What’s in a name-a school’s name?

Life is full of strange coincidences.

We were in Reggio Emilia, Italy for most part of last week, meeting and discussing with their core team, visiting their resource centres and familiarising ourselves with their facilities. One point that they made to us, at length, was that a “Reggio Emilia School” exists only in the city of Reggio Emilia. This is because the system of pre-schooling was contextualised to the historical, cultural and political uniqueness of that particular city. Schools, world over, are inspired by the principles that guide pedagogy in the Reggio Emilia preschools and infant toddler centres and are therefore “Reggio Inspired Schools”. They expressed their extreme displeasure at schools (based outside of Reggio Emilia) that advertised or called themselves “Reggio Emilia schools”.

In this context, we were surprised to see a flyer by one preschool in Gurgaon, calling itself a “Reggio Emilia school”. We were even more surprised that this school had been conferred an award (as per the flyer), by a leading media group, in 2009 for being one of the best pre-schools in India. Based on our visit to Reggio Emilia (my second) and of the school, the leading media group would have done better if they had familiarised themselves with the Reggio Emilia philosophy before conferring this award on the pre-school. While the pre-school may indeed be a good school, misrepresenting themselves as something they are not, should not be condoned or rewarded by any type of award or reward.

Misrepresentation by private schools has become a norm. This trend is extremely unfortunate as educational institutions, are one of the pillars of society we rely on to instil values, ethics and morals in our children. If these very pillars and their guardians are themselves devoid of these qualities, then what type of qualities do we expect our children to imbibe?

Some other instances (that I am aware of) when private schools have opportunistically and deliberately misled and misrepresented for personal gain are:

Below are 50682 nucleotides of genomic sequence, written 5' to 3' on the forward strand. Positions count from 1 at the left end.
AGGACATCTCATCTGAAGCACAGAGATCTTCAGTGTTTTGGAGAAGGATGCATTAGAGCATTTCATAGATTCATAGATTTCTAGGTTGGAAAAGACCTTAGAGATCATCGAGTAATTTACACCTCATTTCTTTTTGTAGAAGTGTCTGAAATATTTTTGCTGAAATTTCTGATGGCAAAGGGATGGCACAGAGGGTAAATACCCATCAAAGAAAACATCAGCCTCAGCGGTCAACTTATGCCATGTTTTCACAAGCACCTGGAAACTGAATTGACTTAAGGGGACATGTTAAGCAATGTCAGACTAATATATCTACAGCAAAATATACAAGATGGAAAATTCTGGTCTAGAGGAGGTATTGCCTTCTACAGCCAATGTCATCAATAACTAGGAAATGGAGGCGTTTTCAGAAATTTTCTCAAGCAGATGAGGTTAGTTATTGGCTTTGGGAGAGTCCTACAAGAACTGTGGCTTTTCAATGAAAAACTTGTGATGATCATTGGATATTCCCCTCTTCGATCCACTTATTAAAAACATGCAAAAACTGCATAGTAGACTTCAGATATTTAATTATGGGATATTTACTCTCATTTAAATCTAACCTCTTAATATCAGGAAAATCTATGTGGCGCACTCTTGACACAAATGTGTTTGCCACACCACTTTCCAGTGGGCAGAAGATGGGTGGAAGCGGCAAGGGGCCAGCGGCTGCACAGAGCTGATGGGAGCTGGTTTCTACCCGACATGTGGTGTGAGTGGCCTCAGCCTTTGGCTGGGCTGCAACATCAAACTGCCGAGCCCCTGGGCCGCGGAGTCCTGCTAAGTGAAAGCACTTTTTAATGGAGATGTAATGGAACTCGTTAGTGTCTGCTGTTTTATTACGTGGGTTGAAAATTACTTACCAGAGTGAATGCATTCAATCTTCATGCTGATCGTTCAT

• There was once a trend, and still is, both within and outside Dehradun, for schools to refer to themselves as “Doon school”. They have even positioned themselves to project a real or perceived connection with the famous The Doon School.
  • Some schools name themselves in a manner that is a subtle variation of another famous and reputable school. A point in case is a school somewhere between Dehradun and Delhi that cashes in on the good standing of Woodstock School, Mussoorie. Ubiquitously, this school goes by the name Woodstork.
  • Of late, schools have been trying to sell themselves as international/global/world schools; again to mislead the gullible and ill-informed parents into believing that these schools conform to international standards or followed international curriculum. Most of these schools did not even measure up to the national benchmarks, let alone international ones.
  • Many schools call themselves “Academy” not realising that to be one, an institution must have specified number of classrooms or more and accommodate a certain number of students at any given time. Some of these “Academy” are housed in residential areas and/or their by lanes.
  • Some pre-schools call themselves Grammar Schools even though they are do not specialise in language instruction.
  • There are Montessori preschools that keep their Montessori materials locked away in one room with children having only weekly visitation rights based on predetermined agenda regarding usage. Certainly these schools are not Montessori Schools in so much as my house is a Montessori Centre in so much as I also keep Montessori learning aids for my 3 ½ year old son.

The nomenclature or suggestive advertising adopted by some private schools to piggyback on the established repute of some other school, pedagogical concept or affiliation. Rarely is this out of ignorance but usually a deliberate ploy by the owners of these schools to mislead.

I am left wondering; do schools in India need to do this when India produces children at the rate of a class per minute and there is no dearth of students to be taught?

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